The Most Valuable Part of Display Week

 By Tom Fiske

Display Week is about more than the biggest display, the highest contrast, or even the best technical paper. One of the most valuable parts of the week are the relationships - the new ones and the re-newed ones. And the opportunities to be involved, at many levels, in one of the most exciting technology fields around.

I’ve been attending the SID conference since the early '90s. I’ve been around long enough to legitimately reminisce about the good old days (yeah - I’m one of those guys). When I joined SID, the CRT was king (but nervously looking over its shoulder at ambitious usurpers), active addressing for STN LCDs was going to preserve their relevance against the rising tide of a-Si AMLCD technology, and belt-worn pagers with reflective TN displays were one of the most popular mobile communication choices of the masses - if you even needed that sort of thing.

The conference, then popularly known simply as SID, now re-branded as Display Week (, has developed into the premier event for hearing about and seeing (and touching) new display technology at the Symposium and Exhibition; getting up to speed on related fields from world-class experts at the Short Courses and Seminars; learning about the latest trends at the Business, Investor’s and Market Focus Conferences.

And sure, every time I go to Display Week, I go with the expectation of learning about new technology and application and business trends. My engineer and researcher friends attend technical sessions and meet with suppliers and customers, the business folks go to make deals, the marketers have the opportunity to pitch their latest wares and check out the competition. We network. But in addition to all the technology, business and market-centric events, there are the educational opportunities and display industry support activities - all those “soft” things that are difficult to quantify for the bottom line. The Short Courses, Seminars, Forums, standards meetings and other events provide an invaluable service to the display community by making space for learning and building the infrastructure necessary for the future of the industry.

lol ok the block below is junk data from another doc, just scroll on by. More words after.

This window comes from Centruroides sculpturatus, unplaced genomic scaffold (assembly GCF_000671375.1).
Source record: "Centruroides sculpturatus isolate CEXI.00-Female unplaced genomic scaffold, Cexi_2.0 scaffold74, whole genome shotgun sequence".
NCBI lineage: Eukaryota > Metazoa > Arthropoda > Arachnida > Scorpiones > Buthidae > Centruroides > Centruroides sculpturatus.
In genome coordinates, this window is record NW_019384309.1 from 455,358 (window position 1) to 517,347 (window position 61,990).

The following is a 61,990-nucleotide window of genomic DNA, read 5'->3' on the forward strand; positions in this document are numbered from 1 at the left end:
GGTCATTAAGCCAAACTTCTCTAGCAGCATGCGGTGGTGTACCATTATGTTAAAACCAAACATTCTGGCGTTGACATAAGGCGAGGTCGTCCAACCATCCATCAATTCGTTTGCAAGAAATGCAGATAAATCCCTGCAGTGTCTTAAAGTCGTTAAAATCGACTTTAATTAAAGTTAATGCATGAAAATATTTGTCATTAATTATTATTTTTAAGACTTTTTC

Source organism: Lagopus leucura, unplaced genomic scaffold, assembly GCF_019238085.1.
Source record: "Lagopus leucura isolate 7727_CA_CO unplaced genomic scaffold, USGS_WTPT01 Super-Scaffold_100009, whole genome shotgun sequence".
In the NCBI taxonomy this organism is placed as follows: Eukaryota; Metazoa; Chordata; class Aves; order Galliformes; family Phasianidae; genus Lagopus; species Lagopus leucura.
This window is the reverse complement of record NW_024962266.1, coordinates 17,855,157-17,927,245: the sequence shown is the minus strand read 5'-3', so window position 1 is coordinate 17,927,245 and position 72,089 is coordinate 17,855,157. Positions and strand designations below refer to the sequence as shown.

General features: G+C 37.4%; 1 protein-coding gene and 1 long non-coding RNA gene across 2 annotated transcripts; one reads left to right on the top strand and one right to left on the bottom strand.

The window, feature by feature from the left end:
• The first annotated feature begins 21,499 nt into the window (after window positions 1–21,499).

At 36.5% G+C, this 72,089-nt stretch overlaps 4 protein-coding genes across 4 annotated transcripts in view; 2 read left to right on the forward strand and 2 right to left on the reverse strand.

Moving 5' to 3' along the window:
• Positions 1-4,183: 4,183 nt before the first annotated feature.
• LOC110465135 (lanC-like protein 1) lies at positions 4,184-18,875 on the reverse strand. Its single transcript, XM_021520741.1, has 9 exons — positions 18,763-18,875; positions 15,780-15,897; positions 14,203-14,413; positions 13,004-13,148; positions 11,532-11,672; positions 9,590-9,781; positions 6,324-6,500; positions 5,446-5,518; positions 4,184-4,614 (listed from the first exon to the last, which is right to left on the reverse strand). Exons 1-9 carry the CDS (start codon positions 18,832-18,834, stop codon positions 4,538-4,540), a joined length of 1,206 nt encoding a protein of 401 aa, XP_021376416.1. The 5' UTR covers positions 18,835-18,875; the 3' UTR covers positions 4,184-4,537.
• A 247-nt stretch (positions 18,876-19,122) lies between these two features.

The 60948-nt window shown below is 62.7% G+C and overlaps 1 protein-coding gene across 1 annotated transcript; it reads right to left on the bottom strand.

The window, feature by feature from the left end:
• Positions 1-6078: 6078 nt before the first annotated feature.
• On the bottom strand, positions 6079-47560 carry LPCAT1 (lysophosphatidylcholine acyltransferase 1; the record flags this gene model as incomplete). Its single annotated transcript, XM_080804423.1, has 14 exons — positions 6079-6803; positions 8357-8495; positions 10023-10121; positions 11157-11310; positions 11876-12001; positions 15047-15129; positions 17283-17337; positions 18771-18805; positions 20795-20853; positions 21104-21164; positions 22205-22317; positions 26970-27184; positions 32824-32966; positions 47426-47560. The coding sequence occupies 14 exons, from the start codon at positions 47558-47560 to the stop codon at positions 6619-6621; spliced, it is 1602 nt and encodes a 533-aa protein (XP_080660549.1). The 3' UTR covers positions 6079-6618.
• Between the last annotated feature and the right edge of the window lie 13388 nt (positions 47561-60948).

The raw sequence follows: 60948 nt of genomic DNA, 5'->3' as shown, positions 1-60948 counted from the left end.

I’ve had the unique privilege to peer “under the hood” at some aspects of the Society’s business, conference formation, and display standards support activities as a volunteer over the years. There are the usual eccentric personalities to contend with and struggles to get volunteers to follow through on commitments, but all in all, I’ve had a great time, learned a lot, and made some very valuable friendships. These are some of the most exceptional and talented people I have ever spent time with. I have given and received job leads, worked with many (some at multiple companies), served booth duty with them, been their customers, written papers with them, and traded war stories with most. I appreciate those relationships formed over time. Even though I see my “SID friends” only once or twice a year, I still look forward to seeing everyone, renewing acquaintances, remembering fondly the ones who have passed on, and taking comfort with the ones who remain.

So take this as a personal recommendation from me. If you’re not at Display Week this year, start planning your strategy to get here next year. Get involved with SID at the local level, volunteer, write and submit good papers, take advantage of the learning opportunities, attend the Seminars, the Symposium and the Exhibition. And above all, make friends for a lifetime.


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